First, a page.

Musings On Learning To Use The Whole Animal

In a world as vast and varied as the one we live in today, it comes as no surprise that not everybody is the same. Each person has different values, beliefs, attitudes and goals that provide the framework for how day-to-day life is navigated.

For me, these same values and beliefs are integral to how I hope to leave my mark (or lack thereof, I suppose) on the planet. As an outdoorswoman, there are a few things I have learned and that I believe in as a hunter, fisher, farmer and meat eater – ways to go about honouring the whole animal.

Using the whole animal. Photo by Raeanne O’Meara.
Credit: Raeanne O’Meara.

The easiest thing to do is switch your mindset of what you can eat on an animal. The glaringly obvious one is bone broth. I used to buy stock in those little cartons or cans from the store – had I known how easy it is to have an endless supply of broth at home just from what used to go in the trash, I would have started long before. If you had told 13-year-old me that I would enjoy eating heart, I probably would have rolled my eyes and told you that you were crazy. But several years ago, I pushed my preconceived notions of what was “food” and what simply went in the gut pile and brought home a moose heart to cook. That first attempt didn’t go smoothly – for some reason, the girl who had been gutting fish since she could use a knife and helped butcher animals over the years was gagging over the idea of trimming up a heart for dinner. Yet I pushed through, and suddenly heart became one of my favourite meals every fall.

Now, what about the hide? For years, the idea of tanning hides from moose and deer has been intriguing to me. The scale of such an undertaking, however, has numbed me into inaction. Last year I attempted my first rabbit hide – which ended up being a massive failure, but it gave me a boost of motivation to pursue this further. This year I will try again, hopefully be successful, and eventually move onto something bigger, turning my tanned pelts and hides into toques, mukluks and maybe even a jacket.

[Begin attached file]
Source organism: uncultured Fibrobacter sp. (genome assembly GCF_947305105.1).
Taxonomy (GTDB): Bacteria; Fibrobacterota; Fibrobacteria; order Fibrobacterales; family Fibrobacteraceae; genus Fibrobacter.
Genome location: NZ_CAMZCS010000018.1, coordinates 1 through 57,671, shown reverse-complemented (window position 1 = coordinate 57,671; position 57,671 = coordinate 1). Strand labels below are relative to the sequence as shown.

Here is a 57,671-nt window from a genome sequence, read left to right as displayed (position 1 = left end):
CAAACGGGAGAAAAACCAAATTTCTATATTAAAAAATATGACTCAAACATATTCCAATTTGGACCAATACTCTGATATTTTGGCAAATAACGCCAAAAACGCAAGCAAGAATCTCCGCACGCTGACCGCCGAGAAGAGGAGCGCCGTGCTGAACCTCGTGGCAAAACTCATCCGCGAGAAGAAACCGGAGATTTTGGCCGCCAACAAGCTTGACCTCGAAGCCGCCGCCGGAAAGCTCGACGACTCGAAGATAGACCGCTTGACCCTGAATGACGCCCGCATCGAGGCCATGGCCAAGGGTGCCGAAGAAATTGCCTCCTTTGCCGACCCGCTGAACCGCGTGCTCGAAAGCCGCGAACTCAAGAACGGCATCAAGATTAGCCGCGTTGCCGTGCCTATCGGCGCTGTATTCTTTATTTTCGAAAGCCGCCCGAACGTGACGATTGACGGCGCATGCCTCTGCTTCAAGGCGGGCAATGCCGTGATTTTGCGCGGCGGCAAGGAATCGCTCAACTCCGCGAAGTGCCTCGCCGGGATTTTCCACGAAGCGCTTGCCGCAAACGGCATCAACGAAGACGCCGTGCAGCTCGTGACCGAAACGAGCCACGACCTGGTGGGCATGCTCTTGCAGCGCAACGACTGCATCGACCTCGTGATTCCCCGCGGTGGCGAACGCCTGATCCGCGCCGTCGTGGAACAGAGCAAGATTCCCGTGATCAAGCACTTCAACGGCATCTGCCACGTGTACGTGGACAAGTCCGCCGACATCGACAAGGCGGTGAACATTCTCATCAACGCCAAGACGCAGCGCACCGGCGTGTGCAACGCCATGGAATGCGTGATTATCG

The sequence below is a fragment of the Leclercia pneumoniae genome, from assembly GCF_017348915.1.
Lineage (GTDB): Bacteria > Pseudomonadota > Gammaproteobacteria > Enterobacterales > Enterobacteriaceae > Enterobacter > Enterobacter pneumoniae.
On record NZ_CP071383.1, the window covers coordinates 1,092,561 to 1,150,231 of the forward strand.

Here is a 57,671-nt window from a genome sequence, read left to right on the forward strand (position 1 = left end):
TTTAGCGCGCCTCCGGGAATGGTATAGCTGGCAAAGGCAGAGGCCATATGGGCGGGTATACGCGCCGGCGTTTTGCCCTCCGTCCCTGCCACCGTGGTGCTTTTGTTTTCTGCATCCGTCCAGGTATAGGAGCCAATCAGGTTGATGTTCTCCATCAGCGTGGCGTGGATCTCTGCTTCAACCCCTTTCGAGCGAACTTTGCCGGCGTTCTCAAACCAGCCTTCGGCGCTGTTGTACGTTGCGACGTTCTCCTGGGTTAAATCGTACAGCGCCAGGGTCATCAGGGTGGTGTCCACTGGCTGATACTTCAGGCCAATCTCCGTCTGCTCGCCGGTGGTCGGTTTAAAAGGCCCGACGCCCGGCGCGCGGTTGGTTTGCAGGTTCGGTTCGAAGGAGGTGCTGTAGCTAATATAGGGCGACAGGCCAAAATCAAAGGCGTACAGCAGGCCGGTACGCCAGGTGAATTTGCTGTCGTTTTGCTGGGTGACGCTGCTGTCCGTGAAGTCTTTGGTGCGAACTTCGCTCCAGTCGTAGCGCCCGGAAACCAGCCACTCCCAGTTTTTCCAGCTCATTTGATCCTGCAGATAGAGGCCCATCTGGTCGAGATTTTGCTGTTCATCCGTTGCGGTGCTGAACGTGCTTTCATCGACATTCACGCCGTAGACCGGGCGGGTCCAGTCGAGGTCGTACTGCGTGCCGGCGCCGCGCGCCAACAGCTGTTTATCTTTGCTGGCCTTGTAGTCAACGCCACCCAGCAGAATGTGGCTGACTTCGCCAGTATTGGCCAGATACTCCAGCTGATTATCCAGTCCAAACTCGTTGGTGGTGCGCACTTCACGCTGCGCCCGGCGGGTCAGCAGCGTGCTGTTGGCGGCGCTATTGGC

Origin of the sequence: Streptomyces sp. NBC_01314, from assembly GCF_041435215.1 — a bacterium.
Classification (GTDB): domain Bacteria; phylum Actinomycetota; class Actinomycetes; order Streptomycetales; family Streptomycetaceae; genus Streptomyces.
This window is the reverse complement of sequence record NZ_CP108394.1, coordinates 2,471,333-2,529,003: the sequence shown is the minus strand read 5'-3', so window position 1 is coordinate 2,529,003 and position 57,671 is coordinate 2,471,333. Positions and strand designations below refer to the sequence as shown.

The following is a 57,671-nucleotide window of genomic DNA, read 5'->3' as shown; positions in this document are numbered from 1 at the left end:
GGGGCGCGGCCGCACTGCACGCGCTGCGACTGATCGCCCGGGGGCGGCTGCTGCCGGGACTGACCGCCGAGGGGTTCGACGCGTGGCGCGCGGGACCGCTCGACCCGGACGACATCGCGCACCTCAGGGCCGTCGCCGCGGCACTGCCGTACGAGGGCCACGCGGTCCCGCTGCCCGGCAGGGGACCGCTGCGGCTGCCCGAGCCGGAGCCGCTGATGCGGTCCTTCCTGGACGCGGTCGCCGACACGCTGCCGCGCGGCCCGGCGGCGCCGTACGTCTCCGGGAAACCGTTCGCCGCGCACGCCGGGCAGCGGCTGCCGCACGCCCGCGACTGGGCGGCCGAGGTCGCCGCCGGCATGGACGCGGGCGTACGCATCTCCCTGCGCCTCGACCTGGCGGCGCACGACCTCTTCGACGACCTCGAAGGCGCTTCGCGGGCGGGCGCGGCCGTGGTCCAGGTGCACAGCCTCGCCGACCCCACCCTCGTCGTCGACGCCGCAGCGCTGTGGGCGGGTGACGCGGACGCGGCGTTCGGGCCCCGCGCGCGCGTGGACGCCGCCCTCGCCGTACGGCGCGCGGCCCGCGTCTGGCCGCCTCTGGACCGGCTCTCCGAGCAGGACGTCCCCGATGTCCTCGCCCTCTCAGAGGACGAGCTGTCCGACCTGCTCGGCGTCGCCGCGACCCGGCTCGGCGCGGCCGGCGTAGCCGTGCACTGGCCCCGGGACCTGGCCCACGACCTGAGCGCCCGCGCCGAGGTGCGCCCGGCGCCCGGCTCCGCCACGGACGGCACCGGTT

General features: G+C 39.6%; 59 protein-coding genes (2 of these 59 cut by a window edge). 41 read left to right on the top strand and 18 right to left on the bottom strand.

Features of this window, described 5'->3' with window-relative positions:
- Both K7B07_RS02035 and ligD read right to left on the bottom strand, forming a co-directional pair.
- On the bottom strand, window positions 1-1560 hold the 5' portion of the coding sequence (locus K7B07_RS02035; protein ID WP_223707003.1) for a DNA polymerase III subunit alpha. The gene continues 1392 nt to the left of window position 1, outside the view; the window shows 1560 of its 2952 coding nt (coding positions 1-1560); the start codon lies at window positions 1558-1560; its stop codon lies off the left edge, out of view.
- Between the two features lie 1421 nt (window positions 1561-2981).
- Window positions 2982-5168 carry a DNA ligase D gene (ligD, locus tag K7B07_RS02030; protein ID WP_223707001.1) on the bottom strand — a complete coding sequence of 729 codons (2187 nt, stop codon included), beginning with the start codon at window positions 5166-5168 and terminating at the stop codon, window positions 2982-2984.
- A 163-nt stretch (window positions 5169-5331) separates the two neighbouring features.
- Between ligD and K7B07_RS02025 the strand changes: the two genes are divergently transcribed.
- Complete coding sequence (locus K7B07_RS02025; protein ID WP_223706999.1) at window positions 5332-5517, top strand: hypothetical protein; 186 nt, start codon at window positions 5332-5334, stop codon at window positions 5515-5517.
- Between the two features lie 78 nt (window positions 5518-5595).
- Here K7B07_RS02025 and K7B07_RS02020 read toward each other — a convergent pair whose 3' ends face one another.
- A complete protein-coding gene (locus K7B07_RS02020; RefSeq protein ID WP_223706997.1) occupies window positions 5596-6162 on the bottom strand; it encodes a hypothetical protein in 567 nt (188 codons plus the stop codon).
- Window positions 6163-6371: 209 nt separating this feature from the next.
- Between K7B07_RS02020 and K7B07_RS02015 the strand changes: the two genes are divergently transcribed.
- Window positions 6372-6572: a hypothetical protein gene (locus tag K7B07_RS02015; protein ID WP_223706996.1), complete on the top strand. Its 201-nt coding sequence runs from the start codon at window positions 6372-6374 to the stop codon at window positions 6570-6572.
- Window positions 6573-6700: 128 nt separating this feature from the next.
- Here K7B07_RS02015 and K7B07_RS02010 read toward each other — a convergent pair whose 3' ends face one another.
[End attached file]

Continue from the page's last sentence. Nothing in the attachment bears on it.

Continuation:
I think that this is what it’s all about. It is easy to go the store and buy your food, buy your clothing, and go home and go about other tasks. Some people don’t have any other option than that – and that is fine. But for others, such as myself, where life skills and hobbies are intertwined, striving to learn how to best utilize all the resources in front of you is an admiral task. Some things may be a slam dunk on the first try, others will leave you fine tuning your techniques for years; at the end of the day, I’m hoping to further my skills and honour every animal that is harvested, to the fullest extent.